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API: U.S. Sets Oil Production Record Due In Part To Increased Pipeline Capacity; U.S. Energy Revolution Exceeds Expectations

The American Petroleum Institute today released its latest Monthly Statistical Report and API Industry Outlook detailing the continued growth and resiliency of the U.S. natural gas and oil industry. U.S. crude oil production reached a new all-time high of 12.2 million barrels per day (mb/d) in May 2019 driven by a combination of productivity gains and new pipeline capacity that enabled previously drilled but uncompleted wells (DUCs) to begin supplying product to the market.

Highlights from the May 2019 Monthly Statistical Report:

  • World-leading U.S. crude oil production of 12.2 million barrels per day (mb/d)
  • Texas crude oil production exceeded 5.0 mb/d for the first time
  • U.S. natural gas liquids production of 4.8 mb/d, the highest ever for the month of May
  • Record U.S. petroleum exports at 8.1 mb/d, the highest ever for the month of May
  • U.S. crude oil inventories increased by 10.5 percent over May 2018 levels despite the record exports

Highlights from the API Industry Outlook (Q2 2019):

  • Oil markets appeared balanced despite an expected slowdown in the global economic outlook
  • Solid productivity has underpinned continued natural gas and oil production growth, and the nationwide production rate has stabilized over the past three years as shale production has grown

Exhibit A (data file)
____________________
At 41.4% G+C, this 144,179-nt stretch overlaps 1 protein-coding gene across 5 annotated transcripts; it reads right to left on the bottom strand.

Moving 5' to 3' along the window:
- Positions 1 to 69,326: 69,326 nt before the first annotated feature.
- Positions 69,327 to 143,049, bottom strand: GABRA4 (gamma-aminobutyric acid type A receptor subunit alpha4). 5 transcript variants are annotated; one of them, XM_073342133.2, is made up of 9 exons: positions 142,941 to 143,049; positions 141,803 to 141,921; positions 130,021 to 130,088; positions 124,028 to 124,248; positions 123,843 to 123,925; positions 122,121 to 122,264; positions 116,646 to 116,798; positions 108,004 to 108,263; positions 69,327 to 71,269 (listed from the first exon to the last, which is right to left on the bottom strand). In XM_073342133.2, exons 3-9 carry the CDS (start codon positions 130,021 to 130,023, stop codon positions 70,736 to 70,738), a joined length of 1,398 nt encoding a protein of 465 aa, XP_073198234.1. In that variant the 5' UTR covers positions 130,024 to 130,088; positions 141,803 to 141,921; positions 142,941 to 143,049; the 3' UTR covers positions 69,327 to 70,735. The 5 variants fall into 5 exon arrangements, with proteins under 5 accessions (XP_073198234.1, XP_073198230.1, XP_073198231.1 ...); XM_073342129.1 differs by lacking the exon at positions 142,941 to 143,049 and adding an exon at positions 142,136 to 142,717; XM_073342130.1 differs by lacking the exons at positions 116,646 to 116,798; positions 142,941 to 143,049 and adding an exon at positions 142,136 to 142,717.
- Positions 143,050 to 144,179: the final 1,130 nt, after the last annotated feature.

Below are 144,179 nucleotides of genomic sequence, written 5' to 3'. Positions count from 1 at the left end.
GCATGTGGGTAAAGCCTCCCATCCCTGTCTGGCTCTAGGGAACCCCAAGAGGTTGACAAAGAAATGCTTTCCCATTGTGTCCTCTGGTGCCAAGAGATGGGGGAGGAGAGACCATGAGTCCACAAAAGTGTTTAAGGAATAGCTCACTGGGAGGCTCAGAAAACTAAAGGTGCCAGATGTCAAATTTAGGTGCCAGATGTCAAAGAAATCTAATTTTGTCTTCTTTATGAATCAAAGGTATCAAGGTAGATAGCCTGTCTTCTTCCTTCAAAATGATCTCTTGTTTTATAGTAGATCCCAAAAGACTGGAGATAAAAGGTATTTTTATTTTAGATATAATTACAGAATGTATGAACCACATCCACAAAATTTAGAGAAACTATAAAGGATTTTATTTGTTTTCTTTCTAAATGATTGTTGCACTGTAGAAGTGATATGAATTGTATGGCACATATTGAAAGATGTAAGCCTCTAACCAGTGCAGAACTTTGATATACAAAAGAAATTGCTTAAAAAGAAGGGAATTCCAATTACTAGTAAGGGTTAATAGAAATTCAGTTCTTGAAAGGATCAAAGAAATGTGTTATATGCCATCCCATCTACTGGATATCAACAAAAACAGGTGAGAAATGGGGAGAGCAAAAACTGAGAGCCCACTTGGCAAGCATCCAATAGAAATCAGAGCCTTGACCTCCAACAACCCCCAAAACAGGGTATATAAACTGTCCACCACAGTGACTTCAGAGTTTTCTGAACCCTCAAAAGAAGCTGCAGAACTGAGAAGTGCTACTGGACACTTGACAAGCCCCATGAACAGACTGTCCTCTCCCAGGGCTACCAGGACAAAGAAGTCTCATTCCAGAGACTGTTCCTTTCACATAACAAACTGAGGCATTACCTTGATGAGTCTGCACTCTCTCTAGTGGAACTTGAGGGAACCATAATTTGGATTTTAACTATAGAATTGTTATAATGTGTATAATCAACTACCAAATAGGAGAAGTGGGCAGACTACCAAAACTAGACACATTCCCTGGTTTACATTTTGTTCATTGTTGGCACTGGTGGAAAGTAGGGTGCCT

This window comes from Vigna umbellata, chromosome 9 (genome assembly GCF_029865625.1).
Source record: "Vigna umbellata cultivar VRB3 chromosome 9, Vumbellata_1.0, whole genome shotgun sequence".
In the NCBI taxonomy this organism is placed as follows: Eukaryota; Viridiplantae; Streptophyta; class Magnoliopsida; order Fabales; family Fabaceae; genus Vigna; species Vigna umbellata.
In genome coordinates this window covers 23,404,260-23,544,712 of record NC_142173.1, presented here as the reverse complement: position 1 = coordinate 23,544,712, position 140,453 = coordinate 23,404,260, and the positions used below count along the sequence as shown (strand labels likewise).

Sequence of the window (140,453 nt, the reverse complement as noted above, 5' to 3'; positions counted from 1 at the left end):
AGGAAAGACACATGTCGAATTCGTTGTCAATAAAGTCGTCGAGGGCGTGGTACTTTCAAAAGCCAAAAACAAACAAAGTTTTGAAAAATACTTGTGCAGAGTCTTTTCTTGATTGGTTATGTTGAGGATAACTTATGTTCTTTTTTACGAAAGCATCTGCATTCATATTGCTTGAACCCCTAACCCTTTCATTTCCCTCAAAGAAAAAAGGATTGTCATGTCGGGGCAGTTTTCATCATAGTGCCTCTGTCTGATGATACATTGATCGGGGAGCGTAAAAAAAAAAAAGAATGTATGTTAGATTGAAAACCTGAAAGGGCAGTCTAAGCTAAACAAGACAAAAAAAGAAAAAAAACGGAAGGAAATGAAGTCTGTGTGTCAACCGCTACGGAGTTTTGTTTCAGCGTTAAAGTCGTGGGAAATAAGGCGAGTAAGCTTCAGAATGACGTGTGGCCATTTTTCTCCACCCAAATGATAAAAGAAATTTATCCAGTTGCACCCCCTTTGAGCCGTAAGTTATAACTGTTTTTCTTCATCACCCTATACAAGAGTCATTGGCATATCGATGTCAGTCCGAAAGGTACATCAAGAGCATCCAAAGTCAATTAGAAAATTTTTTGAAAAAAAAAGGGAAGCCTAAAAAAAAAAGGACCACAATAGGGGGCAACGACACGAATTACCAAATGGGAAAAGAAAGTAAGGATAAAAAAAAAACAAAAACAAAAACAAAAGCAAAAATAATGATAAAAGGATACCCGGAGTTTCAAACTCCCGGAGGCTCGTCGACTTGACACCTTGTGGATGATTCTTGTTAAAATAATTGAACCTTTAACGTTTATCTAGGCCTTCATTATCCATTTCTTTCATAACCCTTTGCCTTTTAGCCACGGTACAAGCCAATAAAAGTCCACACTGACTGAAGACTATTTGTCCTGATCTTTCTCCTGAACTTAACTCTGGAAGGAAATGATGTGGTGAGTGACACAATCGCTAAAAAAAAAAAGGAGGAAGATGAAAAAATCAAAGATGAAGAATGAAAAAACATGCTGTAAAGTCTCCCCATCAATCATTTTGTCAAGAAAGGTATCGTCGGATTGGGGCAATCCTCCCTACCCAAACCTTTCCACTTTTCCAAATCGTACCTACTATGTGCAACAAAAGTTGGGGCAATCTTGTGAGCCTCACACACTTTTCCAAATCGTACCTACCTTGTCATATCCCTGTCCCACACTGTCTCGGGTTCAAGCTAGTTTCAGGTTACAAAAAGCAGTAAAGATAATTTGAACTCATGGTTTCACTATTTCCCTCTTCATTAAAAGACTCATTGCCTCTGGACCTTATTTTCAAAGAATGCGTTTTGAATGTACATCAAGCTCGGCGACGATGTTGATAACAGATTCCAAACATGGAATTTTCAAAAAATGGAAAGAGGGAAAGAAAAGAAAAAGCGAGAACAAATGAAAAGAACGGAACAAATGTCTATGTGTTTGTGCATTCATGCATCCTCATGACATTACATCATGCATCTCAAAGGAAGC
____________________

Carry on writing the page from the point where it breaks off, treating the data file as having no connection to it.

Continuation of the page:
• The Permian basin and Bakken formation are poised for continued growth with the expansion of pipeline takeaway capacity, which heightens urgency to expand U.S. crude export capacity
  • Global LNG prices dropped to record lows driven by LNG capacity additions in the U.S. and Australia, which should stimulate global LNG demand
  • Decreased ethane feedstock prices have supported competitiveness of U.S. petrochemical production that furthers the energy revolution

“The historic milestones in U.S. oil production this quarter underscore the necessity of pipeline infrastructure to continued U.S. energy leadership,” said API Chief Economist Dean Foreman. “With the surge expected to continue, our focus must now shift toward ensuring the necessary infrastructure and logistics are in place to support growth in providing energy to consumers, as well as exports. If current predictions by the U.S. Energy Information Administration and others prove correct, the U.S. will likely push up against the lower bound of existing crude oil export capacity by the end of this year, which creates urgency around building new infrastructure to ensure we don’t miss out on this rare opportunity.”
Source: API (American Petroleum Institute)

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